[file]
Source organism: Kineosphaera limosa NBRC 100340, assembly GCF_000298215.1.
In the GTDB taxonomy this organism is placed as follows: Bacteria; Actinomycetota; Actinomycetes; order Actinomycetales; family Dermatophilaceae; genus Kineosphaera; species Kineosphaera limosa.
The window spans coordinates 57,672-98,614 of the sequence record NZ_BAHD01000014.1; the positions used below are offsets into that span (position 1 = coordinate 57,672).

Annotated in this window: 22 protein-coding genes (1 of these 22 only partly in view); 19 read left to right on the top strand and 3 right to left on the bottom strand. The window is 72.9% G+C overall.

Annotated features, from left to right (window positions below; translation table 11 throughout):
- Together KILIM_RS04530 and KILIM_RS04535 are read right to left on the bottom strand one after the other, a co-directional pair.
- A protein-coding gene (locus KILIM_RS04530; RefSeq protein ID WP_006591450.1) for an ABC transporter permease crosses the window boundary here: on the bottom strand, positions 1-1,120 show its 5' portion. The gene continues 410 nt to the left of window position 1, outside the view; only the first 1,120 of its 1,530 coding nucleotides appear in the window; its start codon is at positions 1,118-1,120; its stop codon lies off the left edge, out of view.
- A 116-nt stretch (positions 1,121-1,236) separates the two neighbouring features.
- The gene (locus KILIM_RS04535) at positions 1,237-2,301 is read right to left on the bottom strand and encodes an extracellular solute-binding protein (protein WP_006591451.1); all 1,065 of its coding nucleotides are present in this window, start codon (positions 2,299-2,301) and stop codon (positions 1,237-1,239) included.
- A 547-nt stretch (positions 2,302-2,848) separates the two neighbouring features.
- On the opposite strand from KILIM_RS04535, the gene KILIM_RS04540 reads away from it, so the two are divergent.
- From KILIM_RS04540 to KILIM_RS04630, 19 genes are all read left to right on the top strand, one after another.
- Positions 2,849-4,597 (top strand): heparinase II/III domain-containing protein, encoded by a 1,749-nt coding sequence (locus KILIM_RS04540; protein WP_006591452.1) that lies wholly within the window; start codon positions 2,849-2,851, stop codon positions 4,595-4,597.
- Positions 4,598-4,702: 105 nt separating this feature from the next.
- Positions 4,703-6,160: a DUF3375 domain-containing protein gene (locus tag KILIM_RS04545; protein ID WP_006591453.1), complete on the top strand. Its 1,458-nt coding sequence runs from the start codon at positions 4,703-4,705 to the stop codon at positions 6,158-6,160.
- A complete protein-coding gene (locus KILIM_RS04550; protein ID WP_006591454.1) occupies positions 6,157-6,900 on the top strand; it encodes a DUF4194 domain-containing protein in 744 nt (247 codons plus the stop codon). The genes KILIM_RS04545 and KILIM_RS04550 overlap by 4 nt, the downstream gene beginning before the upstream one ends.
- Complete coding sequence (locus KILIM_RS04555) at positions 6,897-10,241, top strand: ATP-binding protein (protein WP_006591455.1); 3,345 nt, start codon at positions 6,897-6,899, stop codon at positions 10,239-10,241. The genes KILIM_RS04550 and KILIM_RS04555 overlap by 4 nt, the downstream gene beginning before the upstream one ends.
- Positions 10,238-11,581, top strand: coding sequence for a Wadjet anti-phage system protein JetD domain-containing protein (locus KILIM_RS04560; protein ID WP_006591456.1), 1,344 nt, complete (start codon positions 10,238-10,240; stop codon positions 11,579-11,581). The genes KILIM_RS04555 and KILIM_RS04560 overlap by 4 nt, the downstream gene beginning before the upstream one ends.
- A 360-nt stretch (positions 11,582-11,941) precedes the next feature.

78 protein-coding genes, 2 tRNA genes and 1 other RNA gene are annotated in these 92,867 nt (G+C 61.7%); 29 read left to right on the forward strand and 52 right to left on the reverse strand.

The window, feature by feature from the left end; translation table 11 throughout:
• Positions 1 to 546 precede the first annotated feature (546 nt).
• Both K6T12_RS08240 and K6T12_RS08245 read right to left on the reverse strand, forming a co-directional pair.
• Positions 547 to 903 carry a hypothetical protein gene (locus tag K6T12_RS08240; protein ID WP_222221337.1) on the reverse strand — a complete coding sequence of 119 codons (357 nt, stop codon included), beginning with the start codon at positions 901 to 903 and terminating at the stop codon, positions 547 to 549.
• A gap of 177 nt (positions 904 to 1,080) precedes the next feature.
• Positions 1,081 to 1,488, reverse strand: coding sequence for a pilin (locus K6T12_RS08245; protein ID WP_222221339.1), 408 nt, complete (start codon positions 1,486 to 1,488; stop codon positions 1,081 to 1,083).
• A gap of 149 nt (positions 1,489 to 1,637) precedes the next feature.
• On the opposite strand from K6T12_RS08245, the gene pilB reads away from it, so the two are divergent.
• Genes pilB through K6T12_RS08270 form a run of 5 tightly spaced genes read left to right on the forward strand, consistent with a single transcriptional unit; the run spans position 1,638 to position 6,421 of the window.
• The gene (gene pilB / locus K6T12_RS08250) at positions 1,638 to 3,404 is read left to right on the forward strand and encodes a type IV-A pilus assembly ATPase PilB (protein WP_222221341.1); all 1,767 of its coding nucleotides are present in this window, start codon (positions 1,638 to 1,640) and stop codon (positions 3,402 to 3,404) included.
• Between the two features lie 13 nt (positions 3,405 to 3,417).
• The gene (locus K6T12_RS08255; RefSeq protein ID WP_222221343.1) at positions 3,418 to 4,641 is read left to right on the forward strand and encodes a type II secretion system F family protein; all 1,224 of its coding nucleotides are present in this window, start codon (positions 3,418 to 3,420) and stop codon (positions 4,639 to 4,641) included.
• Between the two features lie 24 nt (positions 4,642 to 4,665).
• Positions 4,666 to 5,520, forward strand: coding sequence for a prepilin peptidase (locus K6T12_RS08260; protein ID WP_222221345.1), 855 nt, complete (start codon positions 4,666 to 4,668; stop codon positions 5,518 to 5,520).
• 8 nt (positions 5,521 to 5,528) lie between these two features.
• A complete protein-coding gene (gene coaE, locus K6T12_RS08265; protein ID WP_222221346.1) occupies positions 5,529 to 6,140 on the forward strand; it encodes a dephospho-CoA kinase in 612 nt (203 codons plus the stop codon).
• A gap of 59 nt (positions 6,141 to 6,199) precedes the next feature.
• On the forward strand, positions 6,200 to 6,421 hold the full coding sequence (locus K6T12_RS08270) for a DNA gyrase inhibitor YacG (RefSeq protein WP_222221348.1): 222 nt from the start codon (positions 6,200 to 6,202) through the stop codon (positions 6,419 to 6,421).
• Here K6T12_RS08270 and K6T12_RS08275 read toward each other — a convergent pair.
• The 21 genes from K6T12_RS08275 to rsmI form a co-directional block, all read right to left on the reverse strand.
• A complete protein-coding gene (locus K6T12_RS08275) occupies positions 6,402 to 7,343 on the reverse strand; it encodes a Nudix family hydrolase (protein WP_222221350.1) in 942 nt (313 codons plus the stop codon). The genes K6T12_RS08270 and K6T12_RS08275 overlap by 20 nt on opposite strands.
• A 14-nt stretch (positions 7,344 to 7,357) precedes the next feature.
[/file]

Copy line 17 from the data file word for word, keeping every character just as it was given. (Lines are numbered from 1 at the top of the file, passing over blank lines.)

- Complete coding sequence (locus KILIM_RS04555) at positions 6,897-10,241, top strand: ATP-binding protein (protein WP_006591455.1); 3,345 nt, start codon at positions 6,897-6,899, stop codon at positions 10,239-10,241. The genes KILIM_RS04550 and KILIM_RS04555 overlap by 4 nt, the downstream gene beginning before the upstream one ends.